Julie and Julia is a delightful movie about food and love and obsession and being saved. As a certifiably obsessed David fan, I of course see everything through the lens of the David Experience. I couldn’t help but see parallels everywhere between the passion for food and the passion for music.
Julie is a young woman who is stuck in a dead-end career. She has this crazy idea to cook her way through Julia Child’s Mastering the Art of French Cooking in one year’s time. 365 days and 524 recipes. On the face of it, it is insane, but she sticks with it through the challenges, meltdowns, and strained marital relations. She writes a blog about it and gathers a whole community of devoted fans.
When Julie is cooking, she feels like Julia is there with her, guiding her, mentoring her. She adores Julia, is obsessed with all things Julia, and gathers minutiae about her life. She even dresses up like Julia when she hosts a dinner party that features recipes from Julia’s book.
Julie is truly obsessed. Her obsession takes over to a point where her job and marriage are at risk. But this particular obsession has a time limit of one year. It also has an impossibly happy ending with a New York Times article, as well as book and movie contracts.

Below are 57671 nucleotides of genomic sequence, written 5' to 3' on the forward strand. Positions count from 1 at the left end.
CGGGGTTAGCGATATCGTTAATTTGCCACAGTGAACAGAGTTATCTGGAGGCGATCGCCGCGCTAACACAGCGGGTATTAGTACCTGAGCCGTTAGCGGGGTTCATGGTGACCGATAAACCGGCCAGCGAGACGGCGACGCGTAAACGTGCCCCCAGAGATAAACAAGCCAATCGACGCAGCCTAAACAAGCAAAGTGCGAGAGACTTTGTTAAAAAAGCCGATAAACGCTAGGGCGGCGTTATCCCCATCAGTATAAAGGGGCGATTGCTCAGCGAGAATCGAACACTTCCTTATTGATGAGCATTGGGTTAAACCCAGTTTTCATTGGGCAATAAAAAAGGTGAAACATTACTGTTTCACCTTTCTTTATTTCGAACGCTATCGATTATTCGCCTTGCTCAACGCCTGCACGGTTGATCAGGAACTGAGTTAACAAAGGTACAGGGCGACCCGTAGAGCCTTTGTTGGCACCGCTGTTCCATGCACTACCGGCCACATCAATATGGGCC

Julie says in the movie that Julia “saved her.” Her husband says that she saved herself. Both, of course, are true. Julia saved her, transformed her, and lifted her to a new way of being in the world. But perhaps more accurately, Julie’s obsession was the agent of change, that creative surge of energy that pushed Julie out of her self-limiting box into something bigger and more beautiful, more fully herself.
It’s a stunning example of the transformative power of obsession.
There are many of us who have been transformed by our obsession with David. We often wonder why this obsession took hold in us. Why us? Why now? There are those of us who have allowed David and his music to enter our hearts and to push us out of a limited sense of self.
The passionate love that we feel for David can be a powerful force for change in our lives. It’s a burst of energy that can wash away the old and open us up to transformative change. Can change happen without this obsessive energy? Are these obsessions always a power for good in our lives? Can they get out of control? Everyone has his or her own experience, but at its best, the David obsession can be a blast of love that can energize and empower.
Food, music, love, obsession, transformation.